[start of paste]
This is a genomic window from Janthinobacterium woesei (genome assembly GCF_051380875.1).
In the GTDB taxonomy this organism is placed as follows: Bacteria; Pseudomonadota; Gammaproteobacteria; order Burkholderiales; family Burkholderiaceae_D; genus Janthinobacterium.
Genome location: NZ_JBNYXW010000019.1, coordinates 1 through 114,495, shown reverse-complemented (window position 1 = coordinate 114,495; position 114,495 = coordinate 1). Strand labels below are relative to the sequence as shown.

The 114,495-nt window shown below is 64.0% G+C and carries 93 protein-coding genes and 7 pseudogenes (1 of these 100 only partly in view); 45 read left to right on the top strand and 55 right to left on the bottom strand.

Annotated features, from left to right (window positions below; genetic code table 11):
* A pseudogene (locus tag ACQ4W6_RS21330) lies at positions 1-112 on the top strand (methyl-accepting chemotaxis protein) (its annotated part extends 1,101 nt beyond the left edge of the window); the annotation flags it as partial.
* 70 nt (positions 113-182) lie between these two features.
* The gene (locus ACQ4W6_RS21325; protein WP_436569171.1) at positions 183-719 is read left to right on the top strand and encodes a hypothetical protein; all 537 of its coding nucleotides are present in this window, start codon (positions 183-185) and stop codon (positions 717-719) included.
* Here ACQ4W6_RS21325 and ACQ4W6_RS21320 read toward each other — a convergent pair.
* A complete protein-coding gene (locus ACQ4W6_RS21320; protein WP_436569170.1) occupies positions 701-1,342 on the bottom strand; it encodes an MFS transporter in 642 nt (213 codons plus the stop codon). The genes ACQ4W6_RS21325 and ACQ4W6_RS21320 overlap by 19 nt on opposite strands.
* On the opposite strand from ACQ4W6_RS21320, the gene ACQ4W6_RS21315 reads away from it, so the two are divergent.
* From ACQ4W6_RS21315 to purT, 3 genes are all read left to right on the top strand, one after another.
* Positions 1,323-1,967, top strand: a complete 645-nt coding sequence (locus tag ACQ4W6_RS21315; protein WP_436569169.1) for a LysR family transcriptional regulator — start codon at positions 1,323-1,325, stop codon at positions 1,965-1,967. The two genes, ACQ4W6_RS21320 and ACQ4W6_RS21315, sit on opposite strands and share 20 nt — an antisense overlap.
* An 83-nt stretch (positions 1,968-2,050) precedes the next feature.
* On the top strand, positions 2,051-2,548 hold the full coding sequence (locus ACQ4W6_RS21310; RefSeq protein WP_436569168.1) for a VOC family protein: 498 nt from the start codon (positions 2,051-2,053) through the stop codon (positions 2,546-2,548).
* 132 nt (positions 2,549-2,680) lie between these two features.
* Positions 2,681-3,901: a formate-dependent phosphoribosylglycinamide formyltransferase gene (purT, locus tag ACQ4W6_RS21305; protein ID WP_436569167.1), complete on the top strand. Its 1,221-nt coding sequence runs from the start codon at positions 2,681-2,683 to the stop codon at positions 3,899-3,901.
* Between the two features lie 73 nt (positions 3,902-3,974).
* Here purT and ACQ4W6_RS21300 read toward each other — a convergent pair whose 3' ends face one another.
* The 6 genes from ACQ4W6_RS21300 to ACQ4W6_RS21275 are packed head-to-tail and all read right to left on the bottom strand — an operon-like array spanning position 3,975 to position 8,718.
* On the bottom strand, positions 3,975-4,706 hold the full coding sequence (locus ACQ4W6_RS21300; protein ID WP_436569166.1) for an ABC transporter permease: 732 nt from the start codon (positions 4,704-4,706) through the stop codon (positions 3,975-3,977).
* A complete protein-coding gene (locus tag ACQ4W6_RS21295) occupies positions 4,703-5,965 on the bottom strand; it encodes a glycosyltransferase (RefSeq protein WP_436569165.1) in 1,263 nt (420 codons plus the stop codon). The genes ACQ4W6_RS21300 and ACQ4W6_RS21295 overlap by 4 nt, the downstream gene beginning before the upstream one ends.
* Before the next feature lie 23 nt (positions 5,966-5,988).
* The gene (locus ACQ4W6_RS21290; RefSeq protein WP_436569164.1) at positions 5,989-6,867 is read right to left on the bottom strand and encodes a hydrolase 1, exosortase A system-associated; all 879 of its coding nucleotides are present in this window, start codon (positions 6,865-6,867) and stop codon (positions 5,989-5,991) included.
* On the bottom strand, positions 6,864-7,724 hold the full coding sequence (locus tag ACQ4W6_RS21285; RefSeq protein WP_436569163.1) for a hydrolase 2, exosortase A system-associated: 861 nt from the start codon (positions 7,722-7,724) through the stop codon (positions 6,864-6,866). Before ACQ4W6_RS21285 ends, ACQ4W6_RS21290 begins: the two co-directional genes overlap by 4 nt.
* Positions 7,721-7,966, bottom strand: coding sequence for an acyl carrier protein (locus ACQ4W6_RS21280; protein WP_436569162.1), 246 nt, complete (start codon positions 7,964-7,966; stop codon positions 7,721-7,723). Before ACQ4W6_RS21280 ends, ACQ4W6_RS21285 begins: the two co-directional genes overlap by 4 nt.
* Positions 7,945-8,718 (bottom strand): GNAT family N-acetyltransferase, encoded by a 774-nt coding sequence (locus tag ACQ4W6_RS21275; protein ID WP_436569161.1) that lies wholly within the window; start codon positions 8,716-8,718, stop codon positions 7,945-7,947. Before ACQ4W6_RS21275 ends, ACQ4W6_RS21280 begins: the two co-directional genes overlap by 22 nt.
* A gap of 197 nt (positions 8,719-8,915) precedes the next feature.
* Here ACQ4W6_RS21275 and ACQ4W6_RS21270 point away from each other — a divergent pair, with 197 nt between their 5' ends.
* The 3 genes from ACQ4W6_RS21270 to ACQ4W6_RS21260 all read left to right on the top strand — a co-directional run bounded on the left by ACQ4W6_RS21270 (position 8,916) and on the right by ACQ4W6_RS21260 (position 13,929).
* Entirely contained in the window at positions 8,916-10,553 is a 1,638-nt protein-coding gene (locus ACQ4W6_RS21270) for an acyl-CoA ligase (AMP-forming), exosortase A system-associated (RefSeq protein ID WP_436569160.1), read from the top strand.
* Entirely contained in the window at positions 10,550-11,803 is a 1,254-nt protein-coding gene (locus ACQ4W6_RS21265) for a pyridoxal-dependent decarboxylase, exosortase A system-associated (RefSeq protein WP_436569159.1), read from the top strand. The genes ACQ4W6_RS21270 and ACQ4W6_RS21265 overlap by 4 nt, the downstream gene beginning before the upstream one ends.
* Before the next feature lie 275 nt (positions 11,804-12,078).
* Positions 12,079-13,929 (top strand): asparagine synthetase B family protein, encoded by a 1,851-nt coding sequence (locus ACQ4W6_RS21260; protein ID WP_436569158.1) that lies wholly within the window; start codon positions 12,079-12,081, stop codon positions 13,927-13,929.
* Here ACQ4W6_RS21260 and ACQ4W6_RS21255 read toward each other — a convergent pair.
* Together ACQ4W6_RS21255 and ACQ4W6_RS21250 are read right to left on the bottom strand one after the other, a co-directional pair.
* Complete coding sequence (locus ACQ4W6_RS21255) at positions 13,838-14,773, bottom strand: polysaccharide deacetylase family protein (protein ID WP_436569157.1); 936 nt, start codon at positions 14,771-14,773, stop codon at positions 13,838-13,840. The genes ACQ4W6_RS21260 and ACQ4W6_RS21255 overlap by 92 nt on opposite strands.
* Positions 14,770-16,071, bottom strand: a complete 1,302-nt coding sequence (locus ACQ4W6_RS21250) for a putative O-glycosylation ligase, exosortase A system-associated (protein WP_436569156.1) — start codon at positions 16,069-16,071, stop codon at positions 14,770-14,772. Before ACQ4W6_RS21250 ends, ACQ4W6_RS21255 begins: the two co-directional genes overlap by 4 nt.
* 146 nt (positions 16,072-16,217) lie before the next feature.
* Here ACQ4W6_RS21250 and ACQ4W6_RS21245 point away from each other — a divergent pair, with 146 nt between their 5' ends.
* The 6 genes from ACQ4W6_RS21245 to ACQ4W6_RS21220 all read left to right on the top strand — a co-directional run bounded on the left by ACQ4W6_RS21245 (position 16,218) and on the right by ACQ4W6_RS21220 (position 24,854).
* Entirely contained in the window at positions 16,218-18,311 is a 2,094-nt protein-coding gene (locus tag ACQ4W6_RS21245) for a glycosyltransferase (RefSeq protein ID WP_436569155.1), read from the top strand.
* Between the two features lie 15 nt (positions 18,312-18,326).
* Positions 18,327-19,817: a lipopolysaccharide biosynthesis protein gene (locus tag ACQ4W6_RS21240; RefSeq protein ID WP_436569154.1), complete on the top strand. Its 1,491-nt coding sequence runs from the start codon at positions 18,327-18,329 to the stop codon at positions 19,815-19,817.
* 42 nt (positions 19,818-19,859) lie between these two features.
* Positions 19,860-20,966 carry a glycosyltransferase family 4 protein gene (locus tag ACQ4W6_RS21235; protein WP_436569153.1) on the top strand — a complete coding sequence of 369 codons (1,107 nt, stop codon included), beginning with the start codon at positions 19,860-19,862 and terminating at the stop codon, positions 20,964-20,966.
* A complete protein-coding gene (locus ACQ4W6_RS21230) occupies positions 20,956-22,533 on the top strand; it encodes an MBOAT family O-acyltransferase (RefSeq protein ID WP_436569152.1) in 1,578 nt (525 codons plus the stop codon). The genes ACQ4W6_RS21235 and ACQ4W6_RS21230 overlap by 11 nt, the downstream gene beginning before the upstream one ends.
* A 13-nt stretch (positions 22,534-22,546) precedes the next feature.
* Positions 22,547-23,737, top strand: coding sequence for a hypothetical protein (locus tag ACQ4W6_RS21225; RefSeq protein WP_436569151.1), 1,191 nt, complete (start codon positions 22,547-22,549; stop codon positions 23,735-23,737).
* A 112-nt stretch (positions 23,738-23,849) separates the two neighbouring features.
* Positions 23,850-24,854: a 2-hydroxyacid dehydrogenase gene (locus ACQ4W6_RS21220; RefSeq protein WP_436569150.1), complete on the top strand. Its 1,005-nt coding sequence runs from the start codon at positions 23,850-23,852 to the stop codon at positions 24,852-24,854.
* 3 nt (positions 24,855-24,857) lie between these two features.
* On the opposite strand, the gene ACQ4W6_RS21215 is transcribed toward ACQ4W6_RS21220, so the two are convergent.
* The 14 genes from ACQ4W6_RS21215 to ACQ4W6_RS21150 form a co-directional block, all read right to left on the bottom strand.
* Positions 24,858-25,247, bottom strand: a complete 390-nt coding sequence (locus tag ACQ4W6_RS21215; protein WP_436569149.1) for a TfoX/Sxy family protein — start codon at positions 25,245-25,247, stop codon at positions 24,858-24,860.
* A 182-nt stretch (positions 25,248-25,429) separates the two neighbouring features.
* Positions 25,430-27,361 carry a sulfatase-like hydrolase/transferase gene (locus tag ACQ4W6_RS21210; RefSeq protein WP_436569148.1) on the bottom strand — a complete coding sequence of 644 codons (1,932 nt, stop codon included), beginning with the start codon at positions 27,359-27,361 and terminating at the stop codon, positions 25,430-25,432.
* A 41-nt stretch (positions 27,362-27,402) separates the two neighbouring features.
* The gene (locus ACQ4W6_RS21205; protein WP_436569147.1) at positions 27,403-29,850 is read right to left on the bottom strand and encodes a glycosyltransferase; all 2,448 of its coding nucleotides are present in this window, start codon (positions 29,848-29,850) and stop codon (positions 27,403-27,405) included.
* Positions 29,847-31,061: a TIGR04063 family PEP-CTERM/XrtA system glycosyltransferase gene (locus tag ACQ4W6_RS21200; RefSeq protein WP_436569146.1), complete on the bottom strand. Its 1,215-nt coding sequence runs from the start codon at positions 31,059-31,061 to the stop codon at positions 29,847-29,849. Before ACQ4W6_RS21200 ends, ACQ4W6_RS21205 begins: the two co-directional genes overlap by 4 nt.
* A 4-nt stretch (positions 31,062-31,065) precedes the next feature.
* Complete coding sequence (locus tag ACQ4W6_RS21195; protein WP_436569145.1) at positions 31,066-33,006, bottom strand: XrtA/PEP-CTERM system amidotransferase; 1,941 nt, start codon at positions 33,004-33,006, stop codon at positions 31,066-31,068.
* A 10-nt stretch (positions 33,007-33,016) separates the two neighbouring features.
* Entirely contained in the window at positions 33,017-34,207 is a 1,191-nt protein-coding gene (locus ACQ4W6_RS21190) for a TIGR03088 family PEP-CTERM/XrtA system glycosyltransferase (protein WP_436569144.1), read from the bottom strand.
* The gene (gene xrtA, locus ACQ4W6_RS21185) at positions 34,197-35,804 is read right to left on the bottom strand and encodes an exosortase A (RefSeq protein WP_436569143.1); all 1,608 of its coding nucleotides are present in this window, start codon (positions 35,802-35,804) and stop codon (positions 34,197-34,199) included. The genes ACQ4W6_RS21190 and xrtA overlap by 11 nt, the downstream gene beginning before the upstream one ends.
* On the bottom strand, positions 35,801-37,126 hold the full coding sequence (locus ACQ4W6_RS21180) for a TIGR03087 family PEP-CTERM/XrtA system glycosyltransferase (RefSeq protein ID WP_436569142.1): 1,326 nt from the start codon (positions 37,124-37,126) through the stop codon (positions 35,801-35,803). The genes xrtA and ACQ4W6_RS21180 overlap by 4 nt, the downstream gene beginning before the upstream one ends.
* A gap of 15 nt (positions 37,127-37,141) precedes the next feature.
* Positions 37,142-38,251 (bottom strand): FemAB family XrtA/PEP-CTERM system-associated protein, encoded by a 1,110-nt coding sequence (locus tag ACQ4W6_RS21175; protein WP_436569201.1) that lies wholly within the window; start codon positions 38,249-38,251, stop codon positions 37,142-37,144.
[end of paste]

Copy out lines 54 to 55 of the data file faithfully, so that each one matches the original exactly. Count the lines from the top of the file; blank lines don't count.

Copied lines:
* The 14 genes from ACQ4W6_RS21215 to ACQ4W6_RS21150 form a co-directional block, all read right to left on the bottom strand.
* Positions 24,858-25,247, bottom strand: a complete 390-nt coding sequence (locus tag ACQ4W6_RS21215; protein WP_436569149.1) for a TfoX/Sxy family protein — start codon at positions 25,245-25,247, stop codon at positions 24,858-24,860.